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Comment Re:Add weights? (Score 1) 173

Come now, you're interrupting the Two Minutes Hate.

The proper fix is probably just to reduce the ejection force somewhat, and the seats probably allow it, but from what I know of milspec equipment, the problem is likely that 27 tons of paperwork haven't been completed, so that's not an approved adjustment procedure yet.

Comment Re:Might not need? (Score 1) 146

When a car is tested for emissions, its drive wheels are usually placed on a treadmill. The other wheels are left on the ground standing still. Most cars today have wheel speed sensors for the stability control systems, so brakes can be applied to tires that lose traction. The algorithm to cheat is simple: If the drive wheels are turning at highway speeds, but the car clearly isn't moving at highway speeds, cut the power (and emissions) because the power isn't going anywhere useful.

Comment Re: inadequate (Score 2) 159

We do have a choice. We can either trust others with our information, or we can live without the modern services they provide.

You can live without telephone or Internet service. You can live without credit. You can live without running water, electricity, cable TV, or any other privatized "public" utility. There's your alternative choice.

For most of the last century, America has been opposed to widespread government control. Out of a fear of "socialism", we campaign against raising the government-supplied standard of living. We say we don't want the government to take away our choice, without realizing that the only other option in the choice we have is to return to a standard of living set shortly after the Civil War.

Comment Re:Who gives a shit? (Score 2) 576

We might not be in this mess now, and it might not be with these belligerents, but we would still be in much the same mess, as it dates back to the dawn of recorded history. Any "stability" is simply a nice political way of saying "we're resting between rounds".

The short version is that the nice relatively-fertile land we now call the "Middle East" was a convenient destination for refugees and conquerors from the kingdoms to the north, east, and west. As each group settled, they called the area their home, and ignored the claims of anyone who already happened to live there, who in turn were often exiled or subjugated.

Three thousand years later, the settlers are now distinct cultures, and their tales of settling and exile have turned into legends of a traditional homeland, often mixed with religious justification. As a result, any time an opportunity arises, a traditionalist can easily stir up support for reclaiming the land for his people. Other folks like to call his cause "extremist" to trivialize his intent, and we also like to point to an arbitrary moment in history when his group wasn't in control, downplaying his claim to the area. Do note that I'm not talking about any particular group or ethnicity... their histories are all pretty much the same.

The only time there hasn't been some kind of uprising is when there was a ruler oppressive enough to keep all such rebellions under control. That tactic really started in the area with the Assyrians, until they grew too complacent, and a rebellion erupted with foreign assistance. More recently, the Soviet Union and Saddam Hussein played the role for various areas, with similar ends.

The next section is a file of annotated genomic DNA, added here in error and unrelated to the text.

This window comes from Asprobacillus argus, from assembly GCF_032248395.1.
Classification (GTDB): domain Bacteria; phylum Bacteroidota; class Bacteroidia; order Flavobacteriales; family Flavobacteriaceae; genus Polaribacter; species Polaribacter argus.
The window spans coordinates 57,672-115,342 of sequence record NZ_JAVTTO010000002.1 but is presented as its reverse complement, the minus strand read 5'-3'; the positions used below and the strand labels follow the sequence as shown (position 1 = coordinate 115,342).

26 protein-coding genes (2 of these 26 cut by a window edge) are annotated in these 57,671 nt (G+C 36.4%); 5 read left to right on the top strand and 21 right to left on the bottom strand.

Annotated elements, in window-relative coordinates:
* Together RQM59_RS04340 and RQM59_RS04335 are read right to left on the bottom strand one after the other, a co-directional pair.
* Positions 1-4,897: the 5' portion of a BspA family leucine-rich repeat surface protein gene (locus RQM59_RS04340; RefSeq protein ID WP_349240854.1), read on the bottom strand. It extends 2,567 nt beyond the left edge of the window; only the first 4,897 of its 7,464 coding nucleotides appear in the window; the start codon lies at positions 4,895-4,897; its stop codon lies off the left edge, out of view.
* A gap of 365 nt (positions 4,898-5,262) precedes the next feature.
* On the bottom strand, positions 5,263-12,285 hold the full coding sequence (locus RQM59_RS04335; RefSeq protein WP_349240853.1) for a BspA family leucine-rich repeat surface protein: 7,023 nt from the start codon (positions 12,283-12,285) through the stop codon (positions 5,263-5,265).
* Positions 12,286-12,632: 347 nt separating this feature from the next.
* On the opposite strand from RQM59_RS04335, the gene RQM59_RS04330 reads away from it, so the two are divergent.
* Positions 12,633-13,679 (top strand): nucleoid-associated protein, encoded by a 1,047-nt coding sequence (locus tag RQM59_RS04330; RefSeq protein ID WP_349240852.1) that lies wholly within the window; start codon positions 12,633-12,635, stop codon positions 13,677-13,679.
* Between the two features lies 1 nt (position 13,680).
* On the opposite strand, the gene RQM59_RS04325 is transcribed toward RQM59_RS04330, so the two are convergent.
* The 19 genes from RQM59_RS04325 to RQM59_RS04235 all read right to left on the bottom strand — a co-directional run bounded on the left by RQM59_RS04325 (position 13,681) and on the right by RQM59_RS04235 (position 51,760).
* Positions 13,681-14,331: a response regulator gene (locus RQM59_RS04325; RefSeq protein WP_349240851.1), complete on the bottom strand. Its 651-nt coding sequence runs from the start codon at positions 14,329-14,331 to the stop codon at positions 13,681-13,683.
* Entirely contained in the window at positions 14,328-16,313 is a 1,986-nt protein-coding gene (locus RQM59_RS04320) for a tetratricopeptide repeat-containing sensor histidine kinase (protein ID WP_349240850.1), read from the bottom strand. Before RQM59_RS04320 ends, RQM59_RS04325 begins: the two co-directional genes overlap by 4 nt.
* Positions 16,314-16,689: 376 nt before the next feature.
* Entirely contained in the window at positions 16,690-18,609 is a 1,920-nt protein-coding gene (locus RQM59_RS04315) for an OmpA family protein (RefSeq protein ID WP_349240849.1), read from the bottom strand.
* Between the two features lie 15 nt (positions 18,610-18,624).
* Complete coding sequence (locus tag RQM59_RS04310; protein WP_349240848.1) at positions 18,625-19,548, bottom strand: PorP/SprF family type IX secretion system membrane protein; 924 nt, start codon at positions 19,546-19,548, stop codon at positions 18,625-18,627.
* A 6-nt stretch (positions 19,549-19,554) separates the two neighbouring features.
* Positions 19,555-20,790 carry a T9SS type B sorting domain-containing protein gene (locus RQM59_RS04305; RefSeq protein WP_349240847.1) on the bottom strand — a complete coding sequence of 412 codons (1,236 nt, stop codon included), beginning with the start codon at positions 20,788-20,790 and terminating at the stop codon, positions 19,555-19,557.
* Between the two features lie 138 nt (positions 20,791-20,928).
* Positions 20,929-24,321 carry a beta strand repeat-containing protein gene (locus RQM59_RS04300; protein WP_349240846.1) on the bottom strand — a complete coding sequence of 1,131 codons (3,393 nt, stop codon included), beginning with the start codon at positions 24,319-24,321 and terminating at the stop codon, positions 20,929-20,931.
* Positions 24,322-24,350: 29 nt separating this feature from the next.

There are only two ways that I see to have lasting peace in the area. One option is to nuke the entire area completely, with fallout, denying it to everyone. The tales of exiled peoples will get worse, but nobody will really want to go home for a few thousand decades. The more reasonable option is to keep working toward "political ends", supporting whatever group says they won't try to kill their neighbors. Perhaps in a few thousand more years, the distinct cultures will merge together enough that they no longer care about conquests predating the alphabet.

Comment Re:it's the weather, stupid (Score 1) 43

There's not much in the way of ballast in modern lighter-than-air craft. Aerostats control their altitude by adjusting their density. They control their density by inflating lift bags inside their outer shell. For weather-induced vertical movements, the craft doesn't need to do much of anything. It'll float or sink to its intended altitude naturally. As for the tether, it's plenty strong enough, and serves as an inertial mass to dampen the movement of the balloon.

Regarding air resistance, consider that the air at 10,000 feet is roughly one third as dense as at sea level. On the ground, aerostats are big unwieldy hulks. At their designed altitude, they can be maneuvered with relative ease.

Comment Re:I don't know about your org.. (Score 1) 131

In the meantime nobody's installing anything else if I get to hear about it.

Therein lies the problem.

If I'm picking a different product to install, it's because I've done my own research, and found that something else will make my system better, even if it's for silly reasons like "easier integration" or "doesn't require a call to a sales rep every time it breaks". Having an architect tell me I can't use it because something else has already been declared the standard just tells me that our architects are wasting our time and money.

I understand the benefits of standardizing, and of course the standard will be one option I consider. I'm just not going to let some other team, who's never seen my requirements, dictate the solutions I employ.

As proof by analogy, consider that I'm currently fighting my way through management trying to explain why a cloud-based monitoring solution is not going to work on systems that are designed to have no network connectivity.

Comment Re:it's the weather, stupid (Score 3, Informative) 43

At the altitudes where such balloons normally reside, the weather is pretty stable. With no pesky land features to complicate things, the weather is mostly just influenced by whatever's already happening upwind. As for the aerostats themselves, they are surprisingly maneuverable at their normal altitudes, usually having just a few horsepower of motors turning a few small propellers. With so little air resistance, the craft can avoid inclement weather easily.

Even if a lighter-than-air vehicle is caught in poor weather, the majority of the effects are mitigated. It's a balloon. It moves with the wind, doesn't make a good conductor, and is usually unmanned. Unlike an airplane, it's not trying to fight against the wind, so the forces on the structure are greatly reduced. In turbulence, the outer bag flexes and accommodates any stress. It might get a little shaky for the instruments, but not unreasonably so.

Source: I used to work with some folks that now design aerostats.

Comment Re: But but muh trooth defector! (Score 1) 262